Sweelinck's keyboard works were never printed during his lifetime. That was quite common: keyboard players usually improvised, and organists were not expected to play music by others. The music which has come down to us was either written down by pupils or by composers themselves as pedagogical material. Therefore the variations by Sweelinck which have been preserved represent only a small portion of what the master himself must have played.
As he was a keyboard player his variations are mostly performed at the harpsichord or the organ. However, since they were strictly polyphonic and all parts are treated on equal terms, they can easily be played on other instruments, as is the case here. The Brisk Recorder Quartet treats them as consort music, whereas the Camerata Trajectina plays some variations with a mixture of voice, recorder, viola da gamba and lute. This is a perfectly legitimate option which could well reflect the way music was played in the homes of wealthy citizens who used whichever instruments were at hand.
The programme includes the famous variations on Mein junges Leben hat ein End and one of Sweelinck's canons, Vanitas vanitatum. Material from these two compositions is also used by Daan Manneke, who composed Épitaphe-Double, commissioned by the Brisk Recorder Quartet. The quotations from Sweelinck are clearly discernable, and in general Manneke stays quite close to the Sweelinck style. He has often conducted performances of early music and many of his compositions show the influence of the music of the renaissance and the baroque. That is quite different in the other contemporary piece on this disc, Le tombeau de Sweelinck, by Klaas de Vries. His idiom is entirely modern, and the references to Sweelinck are not thateasy to discern. It is a piece for viola da gamba - symbolizing the human voice - and a recorder quartet. This work was also commissioned by the Brisk Recorder Quartet.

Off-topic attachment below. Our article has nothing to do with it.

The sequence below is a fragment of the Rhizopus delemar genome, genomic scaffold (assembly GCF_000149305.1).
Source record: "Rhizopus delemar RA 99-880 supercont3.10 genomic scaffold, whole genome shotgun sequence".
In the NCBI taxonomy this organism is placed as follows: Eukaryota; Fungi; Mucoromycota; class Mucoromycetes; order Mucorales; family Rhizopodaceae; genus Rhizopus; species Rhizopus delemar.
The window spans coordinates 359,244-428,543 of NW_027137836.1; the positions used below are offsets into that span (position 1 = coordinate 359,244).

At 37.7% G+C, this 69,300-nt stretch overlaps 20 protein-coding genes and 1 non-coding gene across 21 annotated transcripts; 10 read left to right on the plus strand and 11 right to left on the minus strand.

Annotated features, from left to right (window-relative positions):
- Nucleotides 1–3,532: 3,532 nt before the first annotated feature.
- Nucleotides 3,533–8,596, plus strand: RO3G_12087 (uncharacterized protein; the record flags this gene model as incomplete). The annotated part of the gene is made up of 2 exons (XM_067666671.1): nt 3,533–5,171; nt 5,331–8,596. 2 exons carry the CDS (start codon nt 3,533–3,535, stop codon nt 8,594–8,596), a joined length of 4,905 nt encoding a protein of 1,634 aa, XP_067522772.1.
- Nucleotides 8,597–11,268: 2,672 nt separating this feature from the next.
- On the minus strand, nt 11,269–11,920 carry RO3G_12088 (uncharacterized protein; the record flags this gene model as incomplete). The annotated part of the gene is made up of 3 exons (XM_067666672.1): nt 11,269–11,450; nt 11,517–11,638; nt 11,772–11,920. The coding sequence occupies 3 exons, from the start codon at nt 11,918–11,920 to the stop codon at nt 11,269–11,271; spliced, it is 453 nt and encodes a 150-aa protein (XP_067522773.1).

The cooperation of the two ensembles has resulted in an orginal and interesting disc in which Sweelinck's music is approached from a different angle. It makes much sense to present his music with texts from poets of his own time, showing the dissemination of the melodies which he used for variations. Both ensembles bring fine performances to the table. It is a shame that the delivery isn't always perfect. I am pretty sure that the singers get it wrong in the second stanza from Mein junges Leben hat ein End. They sing "behilft" where the booklet says "befihlt". The latter seems to me correct, but unfortunately I couldn't find the complete lyrics on the internet. The booklet includes explanations of the various songs, but these are small compensation for the absence of translations.
Even so, this disc is an attractive proposition for everyone interested in Sweelinck's music or more generally in the music of his time. The man's genius is amply demonstrated here.
Johan van Veen
Sweeliinck's genius is amply demonstrated here.